Sunday, December 06, 2009

Halloween, Christmas and Other Atrocities


 

    The knock took me by surprise. I looked over at Bethany and checked the clock. 9pm? Who'd be coming by at this hour? She answered the door and I heard a familiar chorus.

    "Trick or treat!"

    "Hold on a minute, guys." She said. I caught a glimpse of their costumes from the living room. Two little kids, who couldn't have been more than five or six, dressed as executives. (They clearly hadn't been following the news.) She gave them some candy, and I heard their thank-you's as the door closed. Since we live on the 8th floor of an apartment building, they were our only visitors. I thought about telling them that Halloween was the Devil's night, that Jesus would be very unhappy with them, and asking them where the tradition of Halloween had come from, but as they were only kids, they probably wouldn't understand what I was saying. Of course, age rarely comes into play when it comes to understanding, just as ignorance wears a variety of masks…

    

    When I was a kid, we dressed up every year to go out for Halloween. We didn't have a lot of money, but my mom worked hard on our costumes -- I still remember my sisters going out as Raggedy Ann and Andy -- and we always had a lot of fun, especially afterwards when my sisters and I would sit on our beds and 'trade'. (Any trade that brought you a chocolate bar was a winner. 'Best player in the trade' mentality.) Our home was traditional Catholic, but it never occurred to anyone in my family that somehow by putting on costumes and going door to door we were dishonouring God. That changed when I went into ministry. The Pentecostal church where I was working thought Halloween was the devil's night and had videos to prove it. Not only that, as we were taught in excruciating detail, the roots of Halloween went back to a dangerous and ignorant time, when the masks and costumes were worn to scare evil spirits, and trick or treat involved a sacrifice to these spirits. Sometimes, they said, those sacrifices included human sacrifices. I was horrified. I did some research, and wouldn't you know it, it was true. Halloween had indeed been a pagan holiday. They had indeed used masks in an attempt to scare the evil spirits. The idea that Christians celebrated such an evil holiday was an atrocity. I immediately crossed Halloween off my holiday list.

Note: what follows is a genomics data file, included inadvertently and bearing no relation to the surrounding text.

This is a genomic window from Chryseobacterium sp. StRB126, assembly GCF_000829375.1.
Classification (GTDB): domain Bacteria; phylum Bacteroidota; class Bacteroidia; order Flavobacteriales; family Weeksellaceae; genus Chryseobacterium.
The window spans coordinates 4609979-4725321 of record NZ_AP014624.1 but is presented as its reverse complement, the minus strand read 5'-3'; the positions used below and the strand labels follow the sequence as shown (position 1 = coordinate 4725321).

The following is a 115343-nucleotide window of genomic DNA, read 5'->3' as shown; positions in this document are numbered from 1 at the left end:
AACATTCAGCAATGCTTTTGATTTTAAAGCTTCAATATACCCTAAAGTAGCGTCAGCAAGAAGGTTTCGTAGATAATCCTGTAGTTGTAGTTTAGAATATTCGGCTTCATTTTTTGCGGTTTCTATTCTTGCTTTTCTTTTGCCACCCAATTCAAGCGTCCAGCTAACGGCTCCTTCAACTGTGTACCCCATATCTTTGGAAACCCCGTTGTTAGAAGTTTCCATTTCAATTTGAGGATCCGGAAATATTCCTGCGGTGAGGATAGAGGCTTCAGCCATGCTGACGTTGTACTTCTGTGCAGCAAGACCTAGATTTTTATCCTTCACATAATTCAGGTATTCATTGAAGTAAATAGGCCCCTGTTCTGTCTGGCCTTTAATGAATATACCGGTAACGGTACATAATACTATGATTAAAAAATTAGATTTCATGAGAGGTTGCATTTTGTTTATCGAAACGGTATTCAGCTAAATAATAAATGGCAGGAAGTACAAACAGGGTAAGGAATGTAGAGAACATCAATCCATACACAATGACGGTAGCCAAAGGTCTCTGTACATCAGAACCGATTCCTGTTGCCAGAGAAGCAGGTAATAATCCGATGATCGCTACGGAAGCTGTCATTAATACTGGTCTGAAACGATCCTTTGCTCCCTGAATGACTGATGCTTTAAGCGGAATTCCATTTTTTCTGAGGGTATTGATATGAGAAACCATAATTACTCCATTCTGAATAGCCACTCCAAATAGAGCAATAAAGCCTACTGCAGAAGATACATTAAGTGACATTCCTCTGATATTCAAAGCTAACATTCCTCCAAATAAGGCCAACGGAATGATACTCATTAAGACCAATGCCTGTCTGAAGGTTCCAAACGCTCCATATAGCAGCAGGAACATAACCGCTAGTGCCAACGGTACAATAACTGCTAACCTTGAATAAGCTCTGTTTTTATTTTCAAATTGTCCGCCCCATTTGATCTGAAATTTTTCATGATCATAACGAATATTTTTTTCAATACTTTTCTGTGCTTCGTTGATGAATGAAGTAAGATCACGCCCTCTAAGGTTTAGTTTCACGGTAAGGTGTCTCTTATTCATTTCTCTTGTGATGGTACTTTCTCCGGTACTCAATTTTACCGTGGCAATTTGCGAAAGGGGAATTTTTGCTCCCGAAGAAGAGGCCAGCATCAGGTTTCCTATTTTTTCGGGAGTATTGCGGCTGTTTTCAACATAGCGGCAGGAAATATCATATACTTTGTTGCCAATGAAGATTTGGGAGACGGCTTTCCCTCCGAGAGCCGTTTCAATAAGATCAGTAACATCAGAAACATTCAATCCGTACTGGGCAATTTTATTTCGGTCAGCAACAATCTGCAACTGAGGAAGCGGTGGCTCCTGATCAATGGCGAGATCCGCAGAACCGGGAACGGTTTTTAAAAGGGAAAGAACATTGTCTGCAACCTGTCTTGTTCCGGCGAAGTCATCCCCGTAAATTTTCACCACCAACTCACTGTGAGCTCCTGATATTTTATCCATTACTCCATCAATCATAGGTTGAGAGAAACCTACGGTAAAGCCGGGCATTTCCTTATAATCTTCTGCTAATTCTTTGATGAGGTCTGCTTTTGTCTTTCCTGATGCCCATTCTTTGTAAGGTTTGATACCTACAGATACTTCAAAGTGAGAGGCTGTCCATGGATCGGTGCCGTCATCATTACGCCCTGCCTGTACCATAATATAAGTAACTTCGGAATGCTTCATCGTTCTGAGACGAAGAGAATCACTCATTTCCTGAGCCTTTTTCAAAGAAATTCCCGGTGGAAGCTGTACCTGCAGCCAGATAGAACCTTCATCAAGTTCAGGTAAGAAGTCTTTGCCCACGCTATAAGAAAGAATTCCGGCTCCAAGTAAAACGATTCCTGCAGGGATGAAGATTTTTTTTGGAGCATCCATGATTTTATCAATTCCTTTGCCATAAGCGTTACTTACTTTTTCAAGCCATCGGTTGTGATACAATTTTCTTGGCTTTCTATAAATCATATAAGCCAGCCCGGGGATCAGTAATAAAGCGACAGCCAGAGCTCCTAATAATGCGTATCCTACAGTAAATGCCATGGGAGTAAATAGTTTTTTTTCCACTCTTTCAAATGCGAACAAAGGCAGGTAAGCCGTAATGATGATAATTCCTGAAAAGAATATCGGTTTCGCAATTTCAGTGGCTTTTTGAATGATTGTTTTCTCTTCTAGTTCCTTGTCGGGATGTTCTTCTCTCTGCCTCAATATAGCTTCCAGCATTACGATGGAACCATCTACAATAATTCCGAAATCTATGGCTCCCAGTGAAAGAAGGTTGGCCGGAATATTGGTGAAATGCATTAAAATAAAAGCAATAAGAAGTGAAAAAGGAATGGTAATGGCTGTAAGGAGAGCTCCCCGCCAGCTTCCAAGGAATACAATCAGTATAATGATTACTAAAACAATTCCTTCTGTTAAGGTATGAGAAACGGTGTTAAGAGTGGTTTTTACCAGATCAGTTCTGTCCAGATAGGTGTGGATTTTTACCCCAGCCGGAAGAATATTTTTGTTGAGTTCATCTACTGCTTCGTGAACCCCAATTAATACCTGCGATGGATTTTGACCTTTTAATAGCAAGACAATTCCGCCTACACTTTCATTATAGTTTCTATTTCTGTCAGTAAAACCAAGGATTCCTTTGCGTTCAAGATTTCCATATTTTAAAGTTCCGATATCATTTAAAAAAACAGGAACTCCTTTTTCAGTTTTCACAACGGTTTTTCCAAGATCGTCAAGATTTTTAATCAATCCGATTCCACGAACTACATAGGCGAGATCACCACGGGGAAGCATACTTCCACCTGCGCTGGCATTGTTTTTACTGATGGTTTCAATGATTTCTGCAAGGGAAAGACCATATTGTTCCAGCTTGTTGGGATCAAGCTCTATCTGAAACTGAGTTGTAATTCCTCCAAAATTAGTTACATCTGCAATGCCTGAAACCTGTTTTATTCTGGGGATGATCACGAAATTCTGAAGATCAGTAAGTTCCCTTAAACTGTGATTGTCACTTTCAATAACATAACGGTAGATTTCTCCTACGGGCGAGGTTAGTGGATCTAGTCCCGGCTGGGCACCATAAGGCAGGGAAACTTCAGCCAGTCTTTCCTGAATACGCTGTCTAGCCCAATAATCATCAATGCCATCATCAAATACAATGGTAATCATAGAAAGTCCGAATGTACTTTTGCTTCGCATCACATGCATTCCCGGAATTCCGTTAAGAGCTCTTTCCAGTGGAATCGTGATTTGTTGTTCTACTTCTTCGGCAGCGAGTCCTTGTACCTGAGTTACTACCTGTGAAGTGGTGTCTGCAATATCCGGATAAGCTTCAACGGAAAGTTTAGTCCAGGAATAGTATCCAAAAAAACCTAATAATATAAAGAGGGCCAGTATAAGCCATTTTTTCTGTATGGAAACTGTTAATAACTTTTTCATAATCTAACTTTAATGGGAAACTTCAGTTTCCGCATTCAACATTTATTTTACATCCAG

In my second year of ministry, my senior pastor informed me that they were going to offer an alternative costume party for the kids. I thought it was a great idea. This way, he said, the kids would get their candy and not be left out, and the church could reaffirm the glory of God instead of partaking in some old pagan/satanic ritual. It would be years before I would reconsider this idea of Halloween as the devil's night. Halloween was evil. It was right there in the history books. Or was it?

When my sister first told the family a number of years ago that she wasn't celebrating Christmas anymore and that it was a pagan holiday, I thought she was nuts. It was the birth of Jesus! For crying out loud, I thought, you couldn't get any more 'Christian' than that! She was vey calm.

"Christmas is a pagan holiday. The Romans changed it when the church came into power. December 25th was traditionally the celebration of Winter Solstice. And historians have long confirmed that Jesus was born sometime in February. Also, Christmas trees were a form of pagan worship, particularly popular in Germany, but also known throughout Ireland and Scotland."

"That's not true," I said, unwilling to stay quiet. "The trees are evergreens, they represent Jesus' limbs and how they reach out all year round… or something like that."

My sister just looked at me and I shuffled uneasily under her gaze.

"Okay, fine. But how about St. Nick? He was a real saint who helped orphans and-"

"-now he's a fat man with a red coat and talking reindeer who lives at the North Pole. Christmas is nothing more than a big bloated business opportunity!"

I looked at my sister's serious expression and waved my hands.

"Bah humbug!"

It was all I had left. The sad thing of it all was that my sister was right. Her church, at least when it came to celebrations, was very consistent. They didn't celebrate anything except birthdays, which is to say, they didn't celebrate anything. (Loads of fun for the kids, but hey, they're consistent, and isn't that what's really important?)